S olar stocks delivered turbocharged gains to ETF investors this week after congressional leaders reached a key energy pact. That move also helpedTesla Motors ( TSLA ) stock hit top gear.
It's been a tough slog for clean energy exchange traded funds for much of this year, but the clouds may be starting to dispel.
The legislative pact would extend a key solar subsidy for several more years. Without that support, a steep fall in demand for solar and wind energy was likely.
"The prospects (for solar) remain strong, particularly in light of pending legislation that we view favorably," Todd Rosenbluth, director of ETF research for S&P Capital IQ, wrote in a Dec. 16 note.
Year to date through Dec. 16, TAN was down 6.6%.
PowerShares WilderHill Clean Energy ( PBW ) jumped 7% Wednesday, but has given up 8.7% in 2015.
The biggest holding in PBW isHanwha Q Cells (HQCL), which tops IBD's solar energy industry group with a Composite Rating of 93.
The PowerShares ETF also counts Tesla as a top-25 holding.
The solar tax credit extension is expected to benefit the electric car maker's Powerwall home battery unit. The batteries charge using solar electricity.
In fact, Tesla CEO Elon Musk chairs SolarCity, the No. 1 residential solar panel installer.
Not All Bright
Investors in solar ETFs also cheered other news this month.
A historic U.N. climate change deal in Paris Dec. 12 is seen as a big positive for clean energy firms and negative for the fossil fuel industry.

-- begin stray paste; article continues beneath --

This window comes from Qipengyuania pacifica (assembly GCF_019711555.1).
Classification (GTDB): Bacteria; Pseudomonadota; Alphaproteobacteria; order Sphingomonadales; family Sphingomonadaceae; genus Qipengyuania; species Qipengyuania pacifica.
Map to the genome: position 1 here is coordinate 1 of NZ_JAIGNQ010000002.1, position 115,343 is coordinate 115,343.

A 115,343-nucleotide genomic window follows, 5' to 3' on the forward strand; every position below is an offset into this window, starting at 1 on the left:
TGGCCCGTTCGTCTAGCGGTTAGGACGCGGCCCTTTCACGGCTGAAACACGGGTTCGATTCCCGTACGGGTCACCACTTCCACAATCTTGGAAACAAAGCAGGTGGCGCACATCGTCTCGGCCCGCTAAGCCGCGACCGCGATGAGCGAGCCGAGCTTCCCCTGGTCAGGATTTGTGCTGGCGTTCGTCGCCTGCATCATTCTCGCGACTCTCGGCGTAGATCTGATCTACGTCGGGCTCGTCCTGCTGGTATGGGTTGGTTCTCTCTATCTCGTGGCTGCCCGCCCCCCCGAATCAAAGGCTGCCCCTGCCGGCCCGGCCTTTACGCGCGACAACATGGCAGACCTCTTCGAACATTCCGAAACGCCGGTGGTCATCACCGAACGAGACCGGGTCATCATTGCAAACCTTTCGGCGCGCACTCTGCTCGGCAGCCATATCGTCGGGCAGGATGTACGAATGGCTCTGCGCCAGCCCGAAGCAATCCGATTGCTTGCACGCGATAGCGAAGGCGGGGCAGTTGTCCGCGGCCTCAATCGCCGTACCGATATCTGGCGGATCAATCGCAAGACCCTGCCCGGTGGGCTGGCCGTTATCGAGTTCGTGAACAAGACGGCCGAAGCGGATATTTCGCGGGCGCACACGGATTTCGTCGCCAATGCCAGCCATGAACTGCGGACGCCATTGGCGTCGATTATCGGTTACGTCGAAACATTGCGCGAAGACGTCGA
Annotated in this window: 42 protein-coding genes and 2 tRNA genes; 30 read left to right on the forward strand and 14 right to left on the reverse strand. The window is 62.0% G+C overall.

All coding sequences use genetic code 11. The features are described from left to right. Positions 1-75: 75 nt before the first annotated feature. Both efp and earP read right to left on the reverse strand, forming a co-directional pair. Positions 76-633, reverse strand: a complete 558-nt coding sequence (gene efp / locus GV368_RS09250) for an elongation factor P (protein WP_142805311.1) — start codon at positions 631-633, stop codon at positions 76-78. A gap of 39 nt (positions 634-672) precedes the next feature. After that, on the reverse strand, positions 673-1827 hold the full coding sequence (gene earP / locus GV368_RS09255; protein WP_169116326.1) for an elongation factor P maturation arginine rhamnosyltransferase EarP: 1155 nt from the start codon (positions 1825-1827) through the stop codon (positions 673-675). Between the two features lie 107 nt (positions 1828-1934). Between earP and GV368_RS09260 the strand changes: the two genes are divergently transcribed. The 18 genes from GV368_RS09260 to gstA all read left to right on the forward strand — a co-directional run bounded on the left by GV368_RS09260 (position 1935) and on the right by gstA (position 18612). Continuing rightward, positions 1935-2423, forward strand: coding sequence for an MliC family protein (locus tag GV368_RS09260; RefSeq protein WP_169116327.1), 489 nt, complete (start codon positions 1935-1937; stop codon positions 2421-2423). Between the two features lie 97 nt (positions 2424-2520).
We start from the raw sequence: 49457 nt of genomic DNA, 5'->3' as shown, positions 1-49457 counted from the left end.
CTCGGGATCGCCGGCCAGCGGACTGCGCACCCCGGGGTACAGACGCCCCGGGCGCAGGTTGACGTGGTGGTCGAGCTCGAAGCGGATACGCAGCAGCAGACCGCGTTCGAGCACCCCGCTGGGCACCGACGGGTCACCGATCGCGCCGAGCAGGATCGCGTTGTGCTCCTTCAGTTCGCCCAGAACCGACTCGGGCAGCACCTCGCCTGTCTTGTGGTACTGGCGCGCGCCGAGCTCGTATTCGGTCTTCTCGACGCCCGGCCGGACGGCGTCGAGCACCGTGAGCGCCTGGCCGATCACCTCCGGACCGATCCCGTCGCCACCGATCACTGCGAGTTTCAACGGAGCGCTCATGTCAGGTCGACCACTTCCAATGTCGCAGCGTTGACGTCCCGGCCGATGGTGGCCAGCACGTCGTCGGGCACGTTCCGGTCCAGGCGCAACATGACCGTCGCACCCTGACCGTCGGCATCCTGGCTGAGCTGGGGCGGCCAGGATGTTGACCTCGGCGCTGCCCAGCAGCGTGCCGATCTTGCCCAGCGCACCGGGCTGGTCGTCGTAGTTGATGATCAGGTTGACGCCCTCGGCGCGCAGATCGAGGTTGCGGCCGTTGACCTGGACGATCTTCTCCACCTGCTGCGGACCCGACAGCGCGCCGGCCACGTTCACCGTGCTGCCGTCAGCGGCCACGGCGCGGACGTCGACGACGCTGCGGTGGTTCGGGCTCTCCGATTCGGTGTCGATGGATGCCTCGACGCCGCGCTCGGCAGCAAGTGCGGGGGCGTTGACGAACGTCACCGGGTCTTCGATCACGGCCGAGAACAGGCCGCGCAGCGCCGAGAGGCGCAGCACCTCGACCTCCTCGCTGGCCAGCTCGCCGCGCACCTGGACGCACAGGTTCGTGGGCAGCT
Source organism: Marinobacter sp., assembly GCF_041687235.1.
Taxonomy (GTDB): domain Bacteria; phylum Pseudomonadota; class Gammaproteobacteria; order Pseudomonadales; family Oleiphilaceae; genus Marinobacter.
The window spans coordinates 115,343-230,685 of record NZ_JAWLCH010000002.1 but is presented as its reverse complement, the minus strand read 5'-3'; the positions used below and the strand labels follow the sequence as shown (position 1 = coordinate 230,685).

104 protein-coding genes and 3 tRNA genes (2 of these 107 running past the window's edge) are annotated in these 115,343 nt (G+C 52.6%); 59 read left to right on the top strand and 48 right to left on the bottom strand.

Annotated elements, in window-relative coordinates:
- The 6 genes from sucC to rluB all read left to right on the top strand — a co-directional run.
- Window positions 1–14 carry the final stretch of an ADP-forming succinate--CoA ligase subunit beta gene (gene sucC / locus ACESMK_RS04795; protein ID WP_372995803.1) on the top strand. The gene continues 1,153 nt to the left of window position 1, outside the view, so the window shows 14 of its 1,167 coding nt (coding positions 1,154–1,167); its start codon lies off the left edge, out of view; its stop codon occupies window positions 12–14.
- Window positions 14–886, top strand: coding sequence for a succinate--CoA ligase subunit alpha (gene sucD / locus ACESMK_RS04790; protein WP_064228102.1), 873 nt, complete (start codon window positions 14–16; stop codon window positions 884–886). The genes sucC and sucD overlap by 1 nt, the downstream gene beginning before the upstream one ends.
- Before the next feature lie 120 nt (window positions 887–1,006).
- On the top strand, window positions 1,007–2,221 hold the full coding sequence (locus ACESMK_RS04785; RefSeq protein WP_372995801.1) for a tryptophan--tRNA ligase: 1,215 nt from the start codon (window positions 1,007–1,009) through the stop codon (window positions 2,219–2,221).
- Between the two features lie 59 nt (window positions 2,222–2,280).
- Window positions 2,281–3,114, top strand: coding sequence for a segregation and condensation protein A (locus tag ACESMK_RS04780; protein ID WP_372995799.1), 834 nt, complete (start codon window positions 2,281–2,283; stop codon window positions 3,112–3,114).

However, challenges still loom, say market analysts.
Growth's decelerating as the industry matures after eight years of high installation levels, says equity analyst Angelo Zino of S&P Capital IQ. The solar industry is well off its 2008-09 highs. TAN traded for 279.20 in 2008, while a share is valued at roughly 32 today.
Solar stocks are also vulnerable in an oil price rout, although the relationship between the two asset classes is not entirely clear-cut.
Moreover, the threat of higher interest rates crimped expansion plans in 2015. And utility companies are nurturing their own solar projects.
Amid stiff industry competition, pricing for new solar systems is expected to decline in 2016.
However, Zino points out that the recent accords on Capitol Hill and in Paris will do much to alleviate at least the political and macroeconomic risks for solar stocks.
The industry's recent momentum is evident too. Solar energy sits at 128 among 197 industry groups ranked by IBD, up from 175 a week ago and 191 a month ago.
So TAN and its peerMarket Vectors Solar Energy (KWT) could pay off as tactical high-risk, high-reward bets for successful investing .
Solar companies' positive long-term outlook may also make TAN and KWT worthy satellite positions in a strategic portfolio.
TAN produced an annual average 10% gain over the past five years. So far in 2015, it has absorbed $15.7 million in new investor money.
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